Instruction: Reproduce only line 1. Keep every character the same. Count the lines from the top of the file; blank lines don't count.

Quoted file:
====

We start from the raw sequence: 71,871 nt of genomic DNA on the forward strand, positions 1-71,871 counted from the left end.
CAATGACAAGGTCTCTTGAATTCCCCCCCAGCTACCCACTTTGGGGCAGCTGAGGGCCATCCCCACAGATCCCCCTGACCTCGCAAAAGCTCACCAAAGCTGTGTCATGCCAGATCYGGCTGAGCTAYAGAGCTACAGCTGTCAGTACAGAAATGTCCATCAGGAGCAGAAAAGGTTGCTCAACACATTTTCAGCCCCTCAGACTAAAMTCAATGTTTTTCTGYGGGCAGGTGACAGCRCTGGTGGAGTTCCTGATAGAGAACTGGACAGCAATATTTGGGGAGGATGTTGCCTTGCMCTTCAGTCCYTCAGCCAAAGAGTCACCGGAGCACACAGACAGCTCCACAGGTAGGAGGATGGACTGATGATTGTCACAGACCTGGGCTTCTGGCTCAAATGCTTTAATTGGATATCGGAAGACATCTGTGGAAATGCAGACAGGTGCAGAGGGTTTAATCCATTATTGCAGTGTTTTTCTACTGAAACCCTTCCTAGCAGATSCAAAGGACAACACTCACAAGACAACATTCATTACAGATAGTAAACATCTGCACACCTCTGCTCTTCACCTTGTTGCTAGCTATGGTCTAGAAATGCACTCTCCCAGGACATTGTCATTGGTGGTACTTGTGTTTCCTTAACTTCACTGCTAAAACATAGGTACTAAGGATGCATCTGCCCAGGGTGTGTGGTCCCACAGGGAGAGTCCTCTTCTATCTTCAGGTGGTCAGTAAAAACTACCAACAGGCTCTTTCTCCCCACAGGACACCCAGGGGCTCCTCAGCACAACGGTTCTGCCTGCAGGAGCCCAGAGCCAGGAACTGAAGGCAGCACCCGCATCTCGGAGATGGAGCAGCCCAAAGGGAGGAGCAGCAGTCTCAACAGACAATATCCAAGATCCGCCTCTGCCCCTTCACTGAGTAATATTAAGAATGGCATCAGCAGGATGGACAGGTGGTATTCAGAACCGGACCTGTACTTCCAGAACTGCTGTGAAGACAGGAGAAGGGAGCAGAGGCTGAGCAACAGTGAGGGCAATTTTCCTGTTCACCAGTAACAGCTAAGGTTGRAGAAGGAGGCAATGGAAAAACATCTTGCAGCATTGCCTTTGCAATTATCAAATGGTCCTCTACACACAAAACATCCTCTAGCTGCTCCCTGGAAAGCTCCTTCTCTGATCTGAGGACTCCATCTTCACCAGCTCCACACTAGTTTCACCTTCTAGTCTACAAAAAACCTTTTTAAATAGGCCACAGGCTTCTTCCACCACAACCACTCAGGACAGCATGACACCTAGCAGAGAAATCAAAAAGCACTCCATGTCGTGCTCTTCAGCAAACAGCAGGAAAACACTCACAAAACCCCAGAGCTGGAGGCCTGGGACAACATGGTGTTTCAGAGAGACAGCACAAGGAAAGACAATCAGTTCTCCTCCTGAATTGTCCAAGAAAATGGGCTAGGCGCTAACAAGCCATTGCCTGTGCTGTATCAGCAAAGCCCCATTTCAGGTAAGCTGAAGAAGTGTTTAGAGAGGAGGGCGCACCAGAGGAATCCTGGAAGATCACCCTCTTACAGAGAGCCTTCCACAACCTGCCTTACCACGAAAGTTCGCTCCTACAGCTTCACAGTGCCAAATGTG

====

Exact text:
We start from the raw sequence: 71,871 nt of genomic DNA on the forward strand, positions 1-71,871 counted from the left end.